Start with something as simple as walking, but be sure to get outside, sunlight helps regulate our sleep cycles and can help lift our moods when we are feeling depressed or anxious.

And for even more benefits, try combining exercise with meditation.

Many studies show that a combination of mindfulness exercises and physical activity is one of the most effective tools for preventing relapse in people who have recovered from depression or anxiety disorders.

Spend Time With Friends

If you are an introvert like me, it can be hard to find ways to recharge. Friends are a great way to fight burnout because they remind us that there is a world outside of work where we are loved and needed and that our needs matter.

In fact, research suggests that people who are close with their friends and family have greater overall life satisfaction.

Take time to put some distance between you and your job by getting together for lunch or coffee.

It may not seem like much, but even brief social interactions can help restore feelings of accomplishment and self-worth after too many hours at work.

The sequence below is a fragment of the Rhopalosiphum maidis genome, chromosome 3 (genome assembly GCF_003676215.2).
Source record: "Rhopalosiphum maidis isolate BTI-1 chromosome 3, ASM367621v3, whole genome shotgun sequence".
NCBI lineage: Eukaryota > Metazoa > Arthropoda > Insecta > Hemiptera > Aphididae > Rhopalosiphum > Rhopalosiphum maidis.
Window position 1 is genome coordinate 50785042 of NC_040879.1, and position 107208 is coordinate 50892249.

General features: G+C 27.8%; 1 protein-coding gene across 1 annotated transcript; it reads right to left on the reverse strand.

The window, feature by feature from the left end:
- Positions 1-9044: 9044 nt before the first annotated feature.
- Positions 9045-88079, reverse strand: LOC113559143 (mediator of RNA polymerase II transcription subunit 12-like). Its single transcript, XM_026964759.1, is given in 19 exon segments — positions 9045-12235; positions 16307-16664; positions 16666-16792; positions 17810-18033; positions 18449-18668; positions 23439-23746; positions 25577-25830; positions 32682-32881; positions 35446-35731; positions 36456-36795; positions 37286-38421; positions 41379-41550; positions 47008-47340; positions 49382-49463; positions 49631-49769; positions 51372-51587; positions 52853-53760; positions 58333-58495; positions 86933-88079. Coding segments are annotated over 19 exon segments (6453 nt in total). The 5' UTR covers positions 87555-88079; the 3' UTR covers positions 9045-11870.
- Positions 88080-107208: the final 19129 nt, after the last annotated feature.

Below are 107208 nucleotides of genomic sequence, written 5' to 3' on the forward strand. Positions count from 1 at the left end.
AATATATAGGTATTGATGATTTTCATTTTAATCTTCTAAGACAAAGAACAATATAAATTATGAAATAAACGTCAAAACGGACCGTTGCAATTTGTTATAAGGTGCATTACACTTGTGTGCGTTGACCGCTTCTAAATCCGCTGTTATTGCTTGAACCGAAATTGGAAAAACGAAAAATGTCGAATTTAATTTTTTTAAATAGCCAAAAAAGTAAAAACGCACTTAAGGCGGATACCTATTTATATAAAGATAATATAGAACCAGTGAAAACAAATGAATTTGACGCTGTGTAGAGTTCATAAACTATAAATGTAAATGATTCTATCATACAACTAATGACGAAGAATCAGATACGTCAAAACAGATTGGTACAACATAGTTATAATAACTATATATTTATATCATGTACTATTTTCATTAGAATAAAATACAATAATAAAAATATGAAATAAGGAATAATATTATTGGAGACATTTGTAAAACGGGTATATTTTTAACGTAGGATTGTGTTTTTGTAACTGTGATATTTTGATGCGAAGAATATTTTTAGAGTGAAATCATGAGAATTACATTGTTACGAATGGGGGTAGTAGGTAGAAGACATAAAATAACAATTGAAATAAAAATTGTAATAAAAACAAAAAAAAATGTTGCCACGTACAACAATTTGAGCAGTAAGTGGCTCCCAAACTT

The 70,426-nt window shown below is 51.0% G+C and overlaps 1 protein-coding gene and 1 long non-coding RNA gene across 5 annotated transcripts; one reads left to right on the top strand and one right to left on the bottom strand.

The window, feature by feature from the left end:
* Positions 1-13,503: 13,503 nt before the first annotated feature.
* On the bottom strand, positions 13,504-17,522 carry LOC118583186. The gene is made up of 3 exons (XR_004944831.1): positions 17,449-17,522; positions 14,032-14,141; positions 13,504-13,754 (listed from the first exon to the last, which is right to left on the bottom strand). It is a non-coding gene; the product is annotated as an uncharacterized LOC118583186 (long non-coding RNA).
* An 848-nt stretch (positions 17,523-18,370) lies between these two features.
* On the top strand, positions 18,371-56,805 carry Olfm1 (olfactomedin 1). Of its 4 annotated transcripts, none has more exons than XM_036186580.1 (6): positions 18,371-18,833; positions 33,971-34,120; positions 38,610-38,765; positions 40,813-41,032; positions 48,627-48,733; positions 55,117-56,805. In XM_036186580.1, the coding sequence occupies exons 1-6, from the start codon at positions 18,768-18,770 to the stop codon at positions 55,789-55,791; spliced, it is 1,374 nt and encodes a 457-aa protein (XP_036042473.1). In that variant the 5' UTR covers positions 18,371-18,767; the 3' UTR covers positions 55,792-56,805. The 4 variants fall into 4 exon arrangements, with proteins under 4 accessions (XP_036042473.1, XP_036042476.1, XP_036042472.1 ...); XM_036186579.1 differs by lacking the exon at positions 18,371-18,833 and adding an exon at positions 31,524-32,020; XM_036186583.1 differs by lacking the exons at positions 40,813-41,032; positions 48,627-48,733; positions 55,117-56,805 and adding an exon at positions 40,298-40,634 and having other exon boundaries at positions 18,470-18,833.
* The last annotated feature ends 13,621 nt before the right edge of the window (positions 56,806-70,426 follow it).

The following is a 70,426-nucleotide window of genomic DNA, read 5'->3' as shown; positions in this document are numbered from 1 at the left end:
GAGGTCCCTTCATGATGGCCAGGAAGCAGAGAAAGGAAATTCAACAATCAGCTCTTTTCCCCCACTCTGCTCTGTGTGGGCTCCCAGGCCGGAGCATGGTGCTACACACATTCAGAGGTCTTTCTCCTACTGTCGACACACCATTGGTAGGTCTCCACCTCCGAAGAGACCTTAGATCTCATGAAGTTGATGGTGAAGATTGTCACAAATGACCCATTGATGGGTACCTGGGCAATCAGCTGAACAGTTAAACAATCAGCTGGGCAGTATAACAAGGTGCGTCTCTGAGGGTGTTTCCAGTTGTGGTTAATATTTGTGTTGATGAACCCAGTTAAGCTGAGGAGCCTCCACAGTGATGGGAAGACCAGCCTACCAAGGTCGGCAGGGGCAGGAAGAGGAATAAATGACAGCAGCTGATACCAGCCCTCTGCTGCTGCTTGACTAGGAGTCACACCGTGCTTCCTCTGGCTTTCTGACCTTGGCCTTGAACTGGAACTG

Friends also often recommend good books!

Creative Expression (Therapy)

It is estimated that adults spend more than six hours a day on their electronic devices, and children spend even more time.

Because of smartphones, many people are now exposed to digital media around-the-clock, and studies show that constant use can have harmful effects on our brains.

If you feel like your mood has taken a dip lately, try going technology-free for a few hours each day.

When we are not staring at screens all day long, we tend to think and communicate more clearly.

Plus, everyone looks forward to returning home to their electronics when they have had a break from them.

Drink Tea, Not Alcohol

Drinking a lot of alcohol can be extremely bad for your health and has been linked to liver failure, heart disease, depression, stroke and many more issues.

In fact alcohol can kill you. However if you want to relax you should drink tea instead of booze as it is completely healthy for you and would not cause any serious problems.

So if you are looking for an alternative that would not be as harmful to your body then tea is by far the better option compared to alcohol.